21 Biomass Boiler Pros And Cons

Check Out Every Advantages and Disadvantages of Biomass Boilers

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Basics About Biomass Boilers

Biomass energy is a renewable resource that can help to heat our homes. By replacing our reliance on fossil fuels with biomass, we can reduce the number of emissions that we are releasing.

Summary of Biomass Boiler Pros and Cons

Pros Cons
Renewable Boiler Space Requirments
Carbon Neutral Fuel Storage Space
Could Reduce Your CO2 Output Fuel Storage Environment
Cheap and Stable Fuel Prices High Upfront Costs
Highly Efficient Continual Maintenance
Possible Renewable Heat Incentives Could Have Fuel Supply Issues
Off-Grid Locations Fuel Quality
Duel Use(Space Heating and Hot Water) Annual Servicing is Required
Reduces Wood Waste Possibly More Labour Intensive
Industries Are Co-firing Biomass to Reduce Emissions More Difficult to Handle and Combust Compared to Fossil Fuels
Problems From Slagging, Fouling, and Clinkering

Advantages of Biomass Boilers

Check Out All The Different Pros of Biomass Boilers

1. Renewable

Biomass is labeled as a renewable energy source because we can replace the organic matter by planting new trees in a relatively short time. Most of the wood used in biomass boilers come from leftover lumber from existing logging and sawmills.

Ideally, we should be using crops that can get regrown within one season to keep the emissions carbon neutral.

2. Carbon Neutral

Biomass Energy sources are considered carbon neutral. While CO2 gases do get emitted from the plant matter, it should be proportional to the CO2 it collected while living. It does not matter if the trees are burned or they decompose naturally, the same amount of carbon dioxide is going to get released into our atmosphere[6].

The next crop grown will now suck out the carbon from our atmosphere that got produced from last seasons plant getting burned.

According to a 2010 group of scientists, we need to use fast-growing crops(not trees) need to get used for the plants to be able to offset the carbon created[6].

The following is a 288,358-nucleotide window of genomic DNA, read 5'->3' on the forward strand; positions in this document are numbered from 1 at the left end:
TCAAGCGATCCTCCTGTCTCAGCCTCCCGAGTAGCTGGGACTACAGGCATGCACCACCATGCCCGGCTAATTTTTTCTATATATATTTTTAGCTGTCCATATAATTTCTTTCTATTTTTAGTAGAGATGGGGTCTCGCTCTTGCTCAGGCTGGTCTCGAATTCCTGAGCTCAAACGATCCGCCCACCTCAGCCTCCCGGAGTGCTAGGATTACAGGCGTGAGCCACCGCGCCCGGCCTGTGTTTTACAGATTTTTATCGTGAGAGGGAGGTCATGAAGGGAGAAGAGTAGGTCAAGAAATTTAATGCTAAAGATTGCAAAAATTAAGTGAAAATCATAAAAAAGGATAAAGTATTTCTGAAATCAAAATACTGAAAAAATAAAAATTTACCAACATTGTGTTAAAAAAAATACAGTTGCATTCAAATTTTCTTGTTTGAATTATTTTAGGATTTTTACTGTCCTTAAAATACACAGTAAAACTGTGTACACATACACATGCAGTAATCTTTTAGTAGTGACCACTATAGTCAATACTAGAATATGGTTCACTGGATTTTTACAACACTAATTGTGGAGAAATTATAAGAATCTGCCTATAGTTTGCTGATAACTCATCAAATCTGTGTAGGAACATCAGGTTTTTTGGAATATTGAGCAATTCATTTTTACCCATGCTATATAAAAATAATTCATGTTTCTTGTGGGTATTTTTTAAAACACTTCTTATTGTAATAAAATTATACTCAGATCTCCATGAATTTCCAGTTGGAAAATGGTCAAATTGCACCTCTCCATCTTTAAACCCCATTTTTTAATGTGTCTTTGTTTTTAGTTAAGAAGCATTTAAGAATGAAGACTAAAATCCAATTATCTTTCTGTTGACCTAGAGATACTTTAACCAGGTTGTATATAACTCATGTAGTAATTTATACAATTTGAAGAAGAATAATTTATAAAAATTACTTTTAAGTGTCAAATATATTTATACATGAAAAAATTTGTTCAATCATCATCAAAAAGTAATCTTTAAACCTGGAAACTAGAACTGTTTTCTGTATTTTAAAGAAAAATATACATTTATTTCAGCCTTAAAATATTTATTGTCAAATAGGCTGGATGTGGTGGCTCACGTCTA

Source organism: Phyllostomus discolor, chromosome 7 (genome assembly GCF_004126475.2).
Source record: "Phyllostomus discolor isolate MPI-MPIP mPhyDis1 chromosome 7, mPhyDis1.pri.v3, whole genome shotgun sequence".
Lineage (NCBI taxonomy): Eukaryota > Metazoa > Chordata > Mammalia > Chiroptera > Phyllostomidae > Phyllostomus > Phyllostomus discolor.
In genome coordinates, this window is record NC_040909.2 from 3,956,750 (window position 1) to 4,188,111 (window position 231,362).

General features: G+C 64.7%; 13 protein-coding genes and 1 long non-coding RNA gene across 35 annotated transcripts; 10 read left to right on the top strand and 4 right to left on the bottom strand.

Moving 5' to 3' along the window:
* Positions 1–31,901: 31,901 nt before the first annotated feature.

3. Could Reduce Your CO2 Output

If we replace coal or electric heating systems and instead use a biomass boiler, our CO2 output can get reduced by approximately 9.5 tons annually[1].

4. Cheap and Stable Fuel Prices

Since most of the biomass getting used in these systems can get sourced locally, the price remains more stable. Other fuels like gas and oil prices are more likely to fluctuate. Different global issues like war, natural disasters, change in country politics can all alter the price we have to pay for fossil fuels.

People who live in more rural locations far off of the power grid may even be able to collect wood to feed their biomass boilers.

5. Highly Efficient

When we are using the system for direct heating biomass boilers can reach efficiency levels of 90 percent. Bringing it to relatively the same efficiency of gas and oil boilers.

For electricity generation biomass is not as efficient. But many plants are using co-firing (biomass with coal) to help lower their plant emission levels.

6. Possible Renewable Heat Incentives(Get Paid for Every kWh Generated)

Depending on where you are located, you could qualify for different incentives by the government for switching to using biomass.

7. Off-Grid Locations

For locations that are off of the grid, a biomass boiler offers an efficient heating option with a low carbon impact.

8. Duel Use(Space Heating and Hot Water)

Biomass boilers can heat both the rooms in your home and also provide you with hot water.

9. Reduces Wood Waste

A large percentage of the wood used in biomass creation comes from other industries like logging. All of the leftover wood waste can get processed to be used in our biomass boilers.

This reduces the cost for wood waste disposal, turning it into a valuable fuel source usually with Government-backed incentives.

It is estimated that the forestry industry wastes enough biomass to heat 1,500,000 homes[8].

10. Industries Are Co-firing Biomass to Reduce Emissions

Biomass is considered one of the best candidates for use in co-firing plants that are using coal. The fact that biomass and coal are both stable sources of fuel is why biomass makes the right candidate for co-firing.

Most of the different power plants that we currently use to generate electricity with coal should have no issues with using biomass as a secondary fuel source[2].